Pastors and Teachers are supposed by some to denote one office, because the apostle does not, as in the other parts of the verse, say, and some, pastors; and some, teachers; but, τοὺς δὲ, ποιμένας καὶ διδασκάλους, and some, pastors and teachers Chrysostom and Augustine are of this opinion; not to mention the commentaries of Ambrose, whose observations on the subject are truly childish and unworthy of himself. I partly agree with them, that Paul speaks indiscriminately of pastors and teachers as belonging to one and the same class, and that the name teacher does, to some extent, apply to all pastors. But this does not appear to me a sufficient reason why two offices, which I find to differ from each other, should be confounded. Teaching is, no doubt, the duty of all pastors; but to maintain sound doctrine requires a talent for interpreting Scripture, and a man may be a teacher who is not qualified to preach.
Pastors, in my opinion, are those who have the charge of a particular flock; though I have no objection to their receiving the name of teachers, if it be understood that there is a distinct class of teachers, who preside both in the education of pastors and in the instruction of the whole church. It may sometimes happen, that the same person is both a pastor and a teacher, but the duties to be performed are entirely different.
It deserves attention, also, that, of the five offices which are here enumerated, not more than the last two are intended to be perpetual. Apostles, Evangelists, and Prophets were bestowed on the church for a limited time only, — except in those cases where religion has fallen into decay, and evangelists are raised up in an extraordinary manner, to restore the pure doctrine which had been lost. But without Pastors and Teachers there can be no government of the church.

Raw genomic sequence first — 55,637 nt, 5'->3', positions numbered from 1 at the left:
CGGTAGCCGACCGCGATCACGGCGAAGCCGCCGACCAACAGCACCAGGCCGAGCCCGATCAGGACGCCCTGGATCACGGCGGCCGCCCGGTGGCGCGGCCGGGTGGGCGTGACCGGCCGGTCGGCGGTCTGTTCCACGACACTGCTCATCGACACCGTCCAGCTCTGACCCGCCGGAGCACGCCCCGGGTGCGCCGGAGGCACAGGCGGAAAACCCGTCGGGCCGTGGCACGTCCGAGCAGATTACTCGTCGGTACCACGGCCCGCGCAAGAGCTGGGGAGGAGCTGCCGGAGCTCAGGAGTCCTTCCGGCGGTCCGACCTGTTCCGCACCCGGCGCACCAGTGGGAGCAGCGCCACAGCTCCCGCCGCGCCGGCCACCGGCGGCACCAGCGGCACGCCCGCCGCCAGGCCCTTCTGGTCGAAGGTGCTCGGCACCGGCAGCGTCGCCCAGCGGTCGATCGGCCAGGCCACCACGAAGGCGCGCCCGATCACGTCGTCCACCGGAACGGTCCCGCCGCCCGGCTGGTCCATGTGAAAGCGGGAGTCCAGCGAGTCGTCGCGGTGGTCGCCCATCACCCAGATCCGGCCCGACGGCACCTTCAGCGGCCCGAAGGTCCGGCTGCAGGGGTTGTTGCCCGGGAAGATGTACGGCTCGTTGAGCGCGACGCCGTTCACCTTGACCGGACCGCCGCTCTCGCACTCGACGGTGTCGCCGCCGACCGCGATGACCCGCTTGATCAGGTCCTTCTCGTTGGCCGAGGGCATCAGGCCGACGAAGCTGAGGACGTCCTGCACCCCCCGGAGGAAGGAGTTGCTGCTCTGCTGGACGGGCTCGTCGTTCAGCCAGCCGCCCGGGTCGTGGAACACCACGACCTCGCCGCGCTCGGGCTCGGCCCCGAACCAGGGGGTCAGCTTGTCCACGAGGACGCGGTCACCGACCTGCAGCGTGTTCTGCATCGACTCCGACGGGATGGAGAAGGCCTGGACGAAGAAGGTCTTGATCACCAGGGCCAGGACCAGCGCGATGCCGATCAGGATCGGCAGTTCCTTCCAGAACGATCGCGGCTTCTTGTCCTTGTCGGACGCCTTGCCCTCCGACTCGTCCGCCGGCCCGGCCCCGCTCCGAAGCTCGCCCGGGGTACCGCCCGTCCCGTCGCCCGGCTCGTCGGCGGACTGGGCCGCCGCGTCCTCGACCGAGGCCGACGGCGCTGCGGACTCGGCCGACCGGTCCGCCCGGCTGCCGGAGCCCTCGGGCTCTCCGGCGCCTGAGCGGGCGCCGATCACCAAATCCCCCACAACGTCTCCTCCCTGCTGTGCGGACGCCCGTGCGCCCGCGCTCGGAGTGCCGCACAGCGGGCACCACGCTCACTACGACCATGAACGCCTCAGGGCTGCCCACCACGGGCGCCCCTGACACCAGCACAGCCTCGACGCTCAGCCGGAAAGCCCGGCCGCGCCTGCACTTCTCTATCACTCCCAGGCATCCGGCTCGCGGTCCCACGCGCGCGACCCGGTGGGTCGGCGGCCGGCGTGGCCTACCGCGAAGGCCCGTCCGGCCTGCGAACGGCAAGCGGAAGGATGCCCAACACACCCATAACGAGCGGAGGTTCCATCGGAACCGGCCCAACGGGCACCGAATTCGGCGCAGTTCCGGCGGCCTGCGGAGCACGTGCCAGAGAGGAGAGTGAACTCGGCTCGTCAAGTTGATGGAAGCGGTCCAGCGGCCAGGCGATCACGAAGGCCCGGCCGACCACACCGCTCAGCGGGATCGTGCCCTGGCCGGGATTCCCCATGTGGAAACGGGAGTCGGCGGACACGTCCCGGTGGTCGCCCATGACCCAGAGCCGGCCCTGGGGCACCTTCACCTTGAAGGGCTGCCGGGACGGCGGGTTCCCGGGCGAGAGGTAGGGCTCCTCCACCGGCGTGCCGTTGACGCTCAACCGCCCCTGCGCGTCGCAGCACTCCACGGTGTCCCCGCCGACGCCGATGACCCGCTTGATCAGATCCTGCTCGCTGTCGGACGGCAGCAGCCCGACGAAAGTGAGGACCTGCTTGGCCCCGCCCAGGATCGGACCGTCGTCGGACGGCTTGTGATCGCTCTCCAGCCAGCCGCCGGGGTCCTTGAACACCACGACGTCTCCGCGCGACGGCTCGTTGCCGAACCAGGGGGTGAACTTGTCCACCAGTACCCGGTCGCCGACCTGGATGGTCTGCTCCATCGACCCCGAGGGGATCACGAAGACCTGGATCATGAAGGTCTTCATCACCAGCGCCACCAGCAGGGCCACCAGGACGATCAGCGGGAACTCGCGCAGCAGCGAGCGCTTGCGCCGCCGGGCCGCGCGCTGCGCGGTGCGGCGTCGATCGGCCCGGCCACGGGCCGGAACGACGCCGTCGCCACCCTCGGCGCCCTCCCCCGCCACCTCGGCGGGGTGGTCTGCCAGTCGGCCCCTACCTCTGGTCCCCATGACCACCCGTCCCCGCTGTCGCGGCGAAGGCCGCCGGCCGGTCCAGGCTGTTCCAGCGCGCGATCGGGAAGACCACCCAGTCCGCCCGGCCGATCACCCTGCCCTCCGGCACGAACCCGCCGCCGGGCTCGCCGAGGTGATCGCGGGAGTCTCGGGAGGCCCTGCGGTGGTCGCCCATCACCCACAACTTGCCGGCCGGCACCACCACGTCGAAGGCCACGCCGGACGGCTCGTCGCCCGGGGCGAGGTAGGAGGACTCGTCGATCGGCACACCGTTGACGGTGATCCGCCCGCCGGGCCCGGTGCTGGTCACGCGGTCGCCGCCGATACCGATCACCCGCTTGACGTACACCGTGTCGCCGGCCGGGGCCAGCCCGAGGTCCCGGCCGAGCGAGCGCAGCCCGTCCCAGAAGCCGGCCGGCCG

Papists have some reason to complain, that their primacy, of which they boast so much, is openly insulted in this passage. The subject of discussion is the unity of the church. Paul inquires into the means by which its continuance is secured, and the outward expressions by which it is promoted, and comes at length to the government of the church. If he knew a primacy which had a fixed residence, was it not his duty, for the benefit of the whole church, to exhibit one ministerial head placed over all the members, under whose government we are collected into one body? We must either charge Paul with inexcusable neglect and foolishness, in leaving out the most appropriate and powerful argument, or we must acknowledge that this primacy is at variance with the appointment of Christ. In truth, he plainly rejects it as without foundation, when he ascribes superiority to Christ alone, and represents the apostles, and all the pastors, as indeed inferior to Him, but associated on an equal level with each other. There is no passage of Scripture by which that tyrannical hierarchy, regulated by one earthly head, is more completely overturned. Paul has been followed by Cyprian, who gives a short and clear definition of what forms the only lawful monarchy in the church. There is, he says, one bishoprick, which unites the various parts into one whole. This bishoprick he claims for Christ alone, leaving the administration of it to individuals, but in a united capacity, no one being permitted to exalt himself above others.